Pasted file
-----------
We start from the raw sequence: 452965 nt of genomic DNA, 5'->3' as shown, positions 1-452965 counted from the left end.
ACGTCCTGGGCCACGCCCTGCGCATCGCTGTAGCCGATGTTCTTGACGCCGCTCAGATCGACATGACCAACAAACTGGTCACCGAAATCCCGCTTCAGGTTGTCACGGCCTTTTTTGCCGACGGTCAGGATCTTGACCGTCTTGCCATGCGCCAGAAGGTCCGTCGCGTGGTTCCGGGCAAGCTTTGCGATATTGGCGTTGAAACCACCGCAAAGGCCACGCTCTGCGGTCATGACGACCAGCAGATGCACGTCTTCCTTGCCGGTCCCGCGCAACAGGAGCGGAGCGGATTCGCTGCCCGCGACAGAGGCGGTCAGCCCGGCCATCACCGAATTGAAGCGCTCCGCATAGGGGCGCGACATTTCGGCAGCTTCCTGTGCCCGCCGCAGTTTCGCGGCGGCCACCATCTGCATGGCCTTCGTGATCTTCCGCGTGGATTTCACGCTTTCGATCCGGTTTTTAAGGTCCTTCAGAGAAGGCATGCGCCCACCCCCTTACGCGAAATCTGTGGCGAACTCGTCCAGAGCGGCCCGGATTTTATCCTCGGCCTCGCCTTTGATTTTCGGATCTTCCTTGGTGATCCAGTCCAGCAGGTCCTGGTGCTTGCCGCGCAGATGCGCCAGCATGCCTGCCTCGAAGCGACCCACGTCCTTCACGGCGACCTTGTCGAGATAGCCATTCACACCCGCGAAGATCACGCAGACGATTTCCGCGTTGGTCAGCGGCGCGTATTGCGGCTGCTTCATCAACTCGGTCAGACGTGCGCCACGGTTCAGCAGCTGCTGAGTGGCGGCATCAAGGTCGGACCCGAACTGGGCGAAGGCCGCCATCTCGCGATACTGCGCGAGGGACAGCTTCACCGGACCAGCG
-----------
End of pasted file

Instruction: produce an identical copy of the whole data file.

We start from the raw sequence: 452965 nt of genomic DNA, 5'->3' as shown, positions 1-452965 counted from the left end.
ACGTCCTGGGCCACGCCCTGCGCATCGCTGTAGCCGATGTTCTTGACGCCGCTCAGATCGACATGACCAACAAACTGGTCACCGAAATCCCGCTTCAGGTTGTCACGGCCTTTTTTGCCGACGGTCAGGATCTTGACCGTCTTGCCATGCGCCAGAAGGTCCGTCGCGTGGTTCCGGGCAAGCTTTGCGATATTGGCGTTGAAACCACCGCAAAGGCCACGCTCTGCGGTCATGACGACCAGCAGATGCACGTCTTCCTTGCCGGTCCCGCGCAACAGGAGCGGAGCGGATTCGCTGCCCGCGACAGAGGCGGTCAGCCCGGCCATCACCGAATTGAAGCGCTCCGCATAGGGGCGCGACATTTCGGCAGCTTCCTGTGCCCGCCGCAGTTTCGCGGCGGCCACCATCTGCATGGCCTTCGTGATCTTCCGCGTGGATTTCACGCTTTCGATCCGGTTTTTAAGGTCCTTCAGAGAAGGCATGCGCCCACCCCCTTACGCGAAATCTGTGGCGAACTCGTCCAGAGCGGCCCGGATTTTATCCTCGGCCTCGCCTTTGATTTTCGGATCTTCCTTGGTGATCCAGTCCAGCAGGTCCTGGTGCTTGCCGCGCAGATGCGCCAGCATGCCTGCCTCGAAGCGACCCACGTCCTTCACGGCGACCTTGTCGAGATAGCCATTCACACCCGCGAAGATCACGCAGACGATTTCCGCGTTGGTCAGCGGCGCGTATTGCGGCTGCTTCATCAACTCGGTCAGACGTGCGCCACGGTTCAGCAGCTGCTGAGTGGCGGCATCAAGGTCGGACCCGAACTGGGCGAAGGCCGCCATCTCGCGATACTGCGCGAGGGACAGCTTCACCGGACCAGCG